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Local The Star| A7 Thursday, May 16, 2013 By WES LOCHER 229-7843 |@PSJ_Star wlocher@starfl.co m Still faced with a short fall of $868,249 for the 201314 school year, Gulf County School Board formally an nounced at its regular meet ing that they would put into effect a reduction in work force for the new year. The School Board has discussed the move in a special meeting, but made the Reduction in Force of cial Tuesday during its regular monthly meeting. In public comment, As sociate Director of the Gulf County Educators’ Association, Sandra But ler said that the teacher’s union felt that the district was moving too fast and that letting teachers go should be “the last thing we consider.” She warned the board that if it chooses not to fol low teacher contracts then they potentially face unfair labor practice. “Our hearts break,” re sponded Superintendent of Schools Jim Norton. “We’ve looked at every avenue and it’s not with a light heart that we move forward.” For the 12-15 teaching positions anticipated to be eliminated, the Florida De partment of Education dic tates that the board cannot make their decisions based on seniority or certica tions and they would have to utilize the latest teacher evaluations. Teachers with the low est scores would be re leased until the needed number was reached. “This takes subjectivity out of play,” said Norton. “There’s no way we can op erate the district without reaching our target cuts.” Outsourcing the school’s custodial and janitorial services was ex plored further as GCA Ser vices Group presented to the board for consideration in the bid. They currently work with Bay County schools and received high recommendations. Previously in the meet ing, the board recognized seven students in grades Kindergarten through twelfth who had perfect or near-perfect attendance for the school year. Buck Watford, a major in the U.S. Army Reserves returned from his fth de ployment to Afghanistan last week and appeared before the council on Tues day to thank them for the warm welcome home. He mentioned that not a week went by during his deployment that he didn’t receive packages or letters from the students. He presented Port St. Joe Jr./Sr. High School Principal Jeremy Knapp and Port St. Joe Elementa ry principal Susan Gannon with ags that were own on his base. NO HIDDEN CHAR GES: It is our policy that the patient and an y other person r esponsible f or pa yments has the r ight t o r efuse t o pa y cancel pa yment or be r eimbursed b y pa yment or an y other service, examination or tr eatment whic h is perf or med as a r esult of and within 72 hours of r esponding t o the adv er tisement f or the fr ee, discount ed f ee or r educed f ee service, examination or tr eatment. 4< 4 & # //>/ ; ) & 8 ww w .m ulli se y e.c om "$ # ''% 5 "$ ':; 24 ;6;2/ 4 ; 9 3 6 / 2>=4 4 Medical Ey e Exam with 33 $1;) / 3 4 ;6;43 4 #: ;2;/ /3 % 9 4 ':4 4/> ;2=34 / 42 ;; 6 4 4 9=/4 /3 4 f or Glaucoma, Catar acts and other e y e diseases "$ "($ ##"'' 850-7 63-6666 ( % ;; 4 =;;9 ; :4 = ;3/ # /:/3=4) 59 y ears and older not pr esently under our car e. ; 4 8!-! $ + # S m ar t Le ns es SM Can pr oduce clear vision without glasses, at all distances (% % ''(' 0* * # ''% ) "$ "($ #$"$' ##"'' 0 / 4 # / 4) Boar d Cer tified 4 #: ;2;/ and Catar act Sur g eon 33 $1;) Boar d Cer tified 4 #: ;2;/ and Catar act Sur g eon 1 109456 A c ooler home and lo w er bills? No w tha t f eels good! Y ou could sa v e up t o 40 per cent on ener gy costs b y r eplacing y our heating and cooling unit with one that has a SEER — seasonal ener gy e cienc y ratio — rating of 15 or g r eat er w w w .gc ec .c om or (850) 639.2216 1.800.333.9392 y costs b gy cent on ener o 40 per e up t v ou could sa Y O v erlook ing S t Joseph B a y and C ape S an B las B ar ef oot C ottages o ers the most a or dable beach homes on F lorida ’ s F or gott en C oast in a w ell-appoin t ed 18-acr e c oastal village T he c ottages ar e designed f or laid back turn of the c en tur y living and amenities include t w o pools pla y gr ounds BBQ ar eas and our V illage G r een with C ommunit y C en t er wher e families ga ther t o mak e beach memories L oc a t ed just w est of P or t S t Joe on High w a y 98 and bor dering W indMark B each, B ar ef oot C ottages is y our oppor tunit y t o o wn no w in a desir able ba yside c ommunit y with e x c ellen t r en tal demand T w o bedr oom, 2.5 ba th homes ar e a v ailable fr om $129,900. T hr ee -bedr oom, 3.5 ba th homes ar e a v ailable star ting a t $179,900. Ba y s i d e L iv in g f r o m $129,900 I t's t he p erfe ct ti me t o jo i n us 249065 Gulf F r ont C ape S an Blas $899,900 Incr edible H ome tha t e xudes luxur y and charm with 3 open and c o v er ed decks o ering amazing beach views and glorious w est erly sunsets this home c omes c omplet ely furnished and has an e x c ellen t r en tal hist or y as a pr emium gulf fr on t pr oper t y 4 st ories high with one of the best vistas an y wher e O ne c an ac tually see the ba y fr om the t op deck as a bonus E lev a t or equiped f or e or tless ac c ess t o ev er y lev el 241453 Gulf F r ont C ape S an Blas $599,900 B eautiful G ulf F r on t home loc a t ed in an X FL OOD Z ONE in secluded ar ea on a lar ge stable beach. H ome w as designed t o maximiz e e xpansiv e unobstr uc tiv e views fr om ev er y r oom. O pen design with lar ge c o v er ed decks F ir eplac e irriga tion sysetm, sec urit y syst em lar ge st or age undernea th. 75 f oot wide lot boasting o v er an acr e in siz e O ther amenities include c ust om oak c abinets elec tric mot oriz ed st orm shutt ers gulf views fr om ev er y r oom, c o v er ed decks and much mor e 249132 Gulf F r ont Me xico Beach $679,000 F abulous old st yle beach house with r ar e f ea tur es L oc a t ed lo w t o the gr ound with a full driv e -in gar age Unlik e most beachfr on t homes this c ottage is not highly elev a t ed f or easy ac c ess O pen oor plan with mast er bedr oom, k it chen, gr ea t r oom and an incr edible lar ge 14 x 44 scr eened in por ch tha t o v erlooks the gulf tha t c ould bec ome an amazing glassed in bonus r oom. Upstairs has a sitting r oom and t w o bedr ooms and t w o ba ths T her e is a gulf view fr om ev er y r oom in the house P riv ac y f enc e on the lef t side of home with double outside sho w ers and a side en tr y Nic e boar dw alk t o the beach. T his is a r ar e nd in a lo w er lev el beach c ottage with charm and personalit y NO HO A FEES. S tar t y our lif etime memories t oda y!! 249330 O v a tion L ot $84,500 F abulous ba y fr on t lot in e x clusiv e O v a tion S ubdivision. T his lev el lot c omes c omplet e with sew er tap f ee and new sur v ey A menities G alor e! C urr en tly the only a v ailable ba y fr on t lot in O v a tion. h ; = ; S X ? N K ? ; S ; Y ; \ ^ S D \ D Z W ; Q D \ Q ; D Q L ^ L Z > Q ; > O V A L K A > O > W > ; D K ^ /; /189 1;/ /9 9<3 3 < 3 99 ; + / 389 09 5 19 /;; 3 ) # $ $ %" $ $ $ # $ % ) ; / 83 /30 3;; < #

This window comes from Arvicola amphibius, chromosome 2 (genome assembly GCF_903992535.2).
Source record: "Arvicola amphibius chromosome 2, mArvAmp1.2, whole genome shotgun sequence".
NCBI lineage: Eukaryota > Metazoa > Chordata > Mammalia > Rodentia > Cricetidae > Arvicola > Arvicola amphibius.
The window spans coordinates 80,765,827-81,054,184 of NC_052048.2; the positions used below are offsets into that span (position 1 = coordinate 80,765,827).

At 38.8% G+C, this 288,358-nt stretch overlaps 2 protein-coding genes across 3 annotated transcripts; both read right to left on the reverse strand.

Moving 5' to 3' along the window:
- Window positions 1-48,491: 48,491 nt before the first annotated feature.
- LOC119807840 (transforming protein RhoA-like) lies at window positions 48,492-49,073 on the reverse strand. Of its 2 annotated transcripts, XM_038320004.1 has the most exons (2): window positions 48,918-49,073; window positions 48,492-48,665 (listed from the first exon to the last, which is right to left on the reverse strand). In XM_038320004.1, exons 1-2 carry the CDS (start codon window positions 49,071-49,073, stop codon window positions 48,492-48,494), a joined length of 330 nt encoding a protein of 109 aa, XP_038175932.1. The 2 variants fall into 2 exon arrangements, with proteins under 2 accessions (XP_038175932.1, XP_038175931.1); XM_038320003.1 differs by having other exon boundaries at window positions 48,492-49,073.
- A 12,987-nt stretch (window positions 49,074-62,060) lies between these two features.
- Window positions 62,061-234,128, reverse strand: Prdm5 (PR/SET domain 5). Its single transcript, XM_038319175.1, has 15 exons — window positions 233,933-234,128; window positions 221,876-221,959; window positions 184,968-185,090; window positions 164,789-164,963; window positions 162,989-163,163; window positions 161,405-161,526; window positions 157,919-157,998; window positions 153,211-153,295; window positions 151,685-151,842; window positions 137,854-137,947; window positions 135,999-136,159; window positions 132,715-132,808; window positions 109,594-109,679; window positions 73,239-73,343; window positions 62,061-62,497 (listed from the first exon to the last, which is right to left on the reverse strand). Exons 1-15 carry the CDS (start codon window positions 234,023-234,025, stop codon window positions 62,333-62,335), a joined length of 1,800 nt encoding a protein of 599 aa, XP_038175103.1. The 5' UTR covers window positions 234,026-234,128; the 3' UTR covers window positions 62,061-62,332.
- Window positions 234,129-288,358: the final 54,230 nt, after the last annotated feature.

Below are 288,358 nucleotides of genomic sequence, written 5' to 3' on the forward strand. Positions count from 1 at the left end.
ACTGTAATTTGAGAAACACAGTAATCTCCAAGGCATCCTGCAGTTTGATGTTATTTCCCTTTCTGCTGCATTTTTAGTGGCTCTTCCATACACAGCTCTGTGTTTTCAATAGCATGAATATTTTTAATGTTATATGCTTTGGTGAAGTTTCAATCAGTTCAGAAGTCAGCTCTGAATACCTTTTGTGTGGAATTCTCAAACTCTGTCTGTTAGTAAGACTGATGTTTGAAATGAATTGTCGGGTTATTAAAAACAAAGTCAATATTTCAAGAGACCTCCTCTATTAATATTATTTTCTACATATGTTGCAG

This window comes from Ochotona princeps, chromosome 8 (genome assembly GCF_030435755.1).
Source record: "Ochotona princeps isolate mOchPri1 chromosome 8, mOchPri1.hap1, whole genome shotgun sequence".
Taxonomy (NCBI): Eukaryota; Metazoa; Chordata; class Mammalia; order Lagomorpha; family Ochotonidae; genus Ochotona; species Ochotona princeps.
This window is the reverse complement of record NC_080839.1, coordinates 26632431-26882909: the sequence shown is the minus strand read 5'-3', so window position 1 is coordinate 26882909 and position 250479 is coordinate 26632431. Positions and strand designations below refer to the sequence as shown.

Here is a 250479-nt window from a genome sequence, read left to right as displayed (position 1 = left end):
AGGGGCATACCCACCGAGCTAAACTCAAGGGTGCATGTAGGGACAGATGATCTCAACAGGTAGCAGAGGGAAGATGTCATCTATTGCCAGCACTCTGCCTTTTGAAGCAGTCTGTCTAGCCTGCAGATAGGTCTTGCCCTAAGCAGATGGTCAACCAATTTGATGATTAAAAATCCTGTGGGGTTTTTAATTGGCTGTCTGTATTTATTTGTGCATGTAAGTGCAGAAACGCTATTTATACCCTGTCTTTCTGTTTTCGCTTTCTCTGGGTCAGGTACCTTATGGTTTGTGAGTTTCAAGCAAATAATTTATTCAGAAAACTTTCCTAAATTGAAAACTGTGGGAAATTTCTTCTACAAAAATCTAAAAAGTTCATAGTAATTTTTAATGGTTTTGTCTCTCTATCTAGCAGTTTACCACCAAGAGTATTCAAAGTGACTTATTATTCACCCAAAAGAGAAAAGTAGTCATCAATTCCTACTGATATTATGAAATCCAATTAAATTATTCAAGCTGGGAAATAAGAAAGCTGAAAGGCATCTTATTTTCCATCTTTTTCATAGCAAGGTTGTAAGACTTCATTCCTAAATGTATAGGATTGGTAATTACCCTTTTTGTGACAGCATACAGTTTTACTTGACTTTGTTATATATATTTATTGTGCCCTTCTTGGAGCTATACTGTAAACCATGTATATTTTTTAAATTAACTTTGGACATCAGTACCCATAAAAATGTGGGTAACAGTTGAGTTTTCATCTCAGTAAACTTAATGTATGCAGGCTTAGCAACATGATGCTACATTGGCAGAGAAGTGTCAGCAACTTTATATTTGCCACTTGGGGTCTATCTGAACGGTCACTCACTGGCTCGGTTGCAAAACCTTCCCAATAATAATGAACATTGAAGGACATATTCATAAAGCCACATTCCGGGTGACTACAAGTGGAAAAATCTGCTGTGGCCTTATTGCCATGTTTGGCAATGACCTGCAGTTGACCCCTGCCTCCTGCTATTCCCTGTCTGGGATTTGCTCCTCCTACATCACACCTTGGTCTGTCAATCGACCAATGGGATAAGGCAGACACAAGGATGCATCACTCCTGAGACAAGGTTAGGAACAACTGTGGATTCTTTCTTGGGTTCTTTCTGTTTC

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Email outdoors news to tcroft@ star .com OUTDOORS Section Section A By VALERIE GARMAN 747-5076 | @valeriegarman vgarman@pcnh.com PANAMA CITY BEACH After 13 years on the federal over shing list, red snapper has been removed after a report showed the species has made a comeback in the Gulf of Mexico. Released by the National Oceanic and Atmospheric Administration (NOAA), the report provides a snapshot of U.S. sheries stocks in 2012. Results showed a 59 percent increase in the red snapper quota since 2009. However, red snapper remain on NOAAs overshed list, which is different from the over shing list. The critical list that its still on is the over shed designation, said local charter captain Bob Zales. Many of us believe were past that and this shery is not over shed anymore. According to NOAA, an over shing stock is a product of over shing for many years and has a harvest rate that is too high to produce its maximum sustainable yield. Over shed species have a biomass level depleted to a degree that the stocks capacity to produce the maximum sustainable yield is jeopardized. Over shed species like red snapper are subject to shery management and rebuilding plans. A separate report was released by Ocean Conservancy and Pew Charitable Trusts, outlining the success of the Magnuson-Stevens Act, the law governing shery management in the U.S. The Ocean Conservancy/Pew report was released in conjunction with a sheries summit taking place this week in Washington, D.C. Zales described the report as propaganda. The three-day summit will set the stage for what could result in fundamental changes to the Magnuson-Stevens Act, with federal management agencies pushing Congress to reauthorize the act. Zales said the last reauthorization of the act in 2007 was far too restrictive and not based on sound science. Its hard for us to counter the propaganda that comes out, said Zales, who has been charter shing in Panama City for 48 years. Youre getting two completely different stories. One of them is reality and one is where the environmentalists want to take it. Thats a signi cant problem for most of us on the water. In response to the NOAA Fisheries report Status of Stocks 2012 that showed record rebuilding of sheries, Elizabeth Fetherston, deputy director of Ocean Conservancys Fish Conservation Program, said, Todays report is great news and further proof that the Magnuson-Stevens Fishery Conservation and Management Act (MSA) is working to restore our sheries. According to an economic report by NOAA, U.S. saltwater shing generated more than $199 billion in sales and supported 1.7 million jobs in 2011. Monda y S a tur da y : 7:00 A M 7:00 PM EST S unda y : 7:00 A M 5:00 PM EST Fi s h i ng H e a dq u a r ters : WEEKL Y ALM ANA C ST JO SE PH B A Y AP AL A C HI C O L A B A Y W ES T P ASS TI DE T ABLES M O N TH L Y A VER A GES T o nd the tides of the f ollo wing ar eas subtr ac t the indica t ed times fr om these g iv en f or AP ALA CHIC OLA: HIGH L OW C a t P oin t M inus 0:40 M inus 1:17 East P ass M inus 0:27 M inus 0:27 T o nd the tides of the f ollo wing ar eas subtr ac t the indica t ed times fr om those g iv en f or C ARR ABELLE: HIGH L OW B ald P oin t M inus 9:16 M inus 0:03 Sp onsor the WEEKL Y ALM ANA C C all T o da y! 227-7847 Da t e H igh L o w % P r ecip T hu M a y 16 81 67 10 % F ri, M a y 17 80 68 10 % S a t M a y 18 80 69 20 % Sun, M a y 19 80 69 0 % M on, M a y 20 80 70 10 % T ues M a y 21 80 65 0 % W ed M a y 22 81 70 20 % Sat ur da y Ma y 25th 1 0am til 3pm. At the boat basin acr oss fr om Harr y A s on St. Geor ge Island Page 8 Thursday, May 16, 2013 SPONSORED BY Inshore/Bay Offshore/Bottom Some kingfish are starting to show up around the buoy line out of Mexico beach and down around the Cape this week. Watch for the birds diving on the bait fish for a good indicator of feeding fish. Amberjack are holding good on the B-site numbers and in 150ft of water due south of St. Joe. The 2013 cobia run is just about to be over in our area. Several good fish have been caught this year over the 50 pound mark. St. Joe Bay continues to heat up this month. Good trout and flounder catches are reported from Blacks Island and The Eagle Harbor areas so far this week. Spanish Mackerel and pompano are still running the beaches from Mexico beach to Indian pass. Star Staff Report Duke Energy, formerly Progress Energy, has joined with the Mexico Beach Arti cial Reef Association to build two new arti cial reefs in the Gulf of Mexico which will help restore marine habitat so sh like gag grouper, amberjack, trigger sh and red snapper can grow and prosper. The two new reefs that will be built with a $15,000 grant from Duke Energy are off Mexico Beach and Port St. Joe. The rst reef is in the Bell Shoal area which is about 3.5 miles off of the beach in 20 feet of water. It consists of six Florida limestone reefs and two grouper reef-ecosystem hybrids that are in uential in the growth of gag grouper especially in the juvenile stage. The second reef is in the North Site about 17 miles out in an area that is about 100 feet deep. The reef consists of two Florida limestone reefs and one grouper-reef ecosystem. Duke Energy has also joined as a Corporate Friend of the MBARA which includes entities like Guy Harvey, American Fishing Tackle Company, Bay County Outdoors, Bluewater Outriggers, Florida Insider Fishing Report, Sportsman Adventures, Floridaze Adventures, Mexico Beach Marina, Al Agnew and Stolen Moments Photography. We are so proud to have the Duke Energy people supporting our efforts to build marine habitat which will promote sheries in our area which brings anglers and divers from all over to our local area, said MBARA president Bob Cox. This effort supports the local economy and helps sustain sh populations for many years to come. These new reefs will be posted on the MBARA website at www.mbara. or g with all the GPS coordinates, range and bearing. Red snapper off over shing list Duke Energy, MBARA build new reefs WES LOCHER | The Star Ron Childs with the MBARA, Bobby Pickels with Duke Energy and Bob Cox, president of the MBARA, celebrate a partnership to build new reefs in the Gulf of Mexico. Read more online at star .com www.starfl.com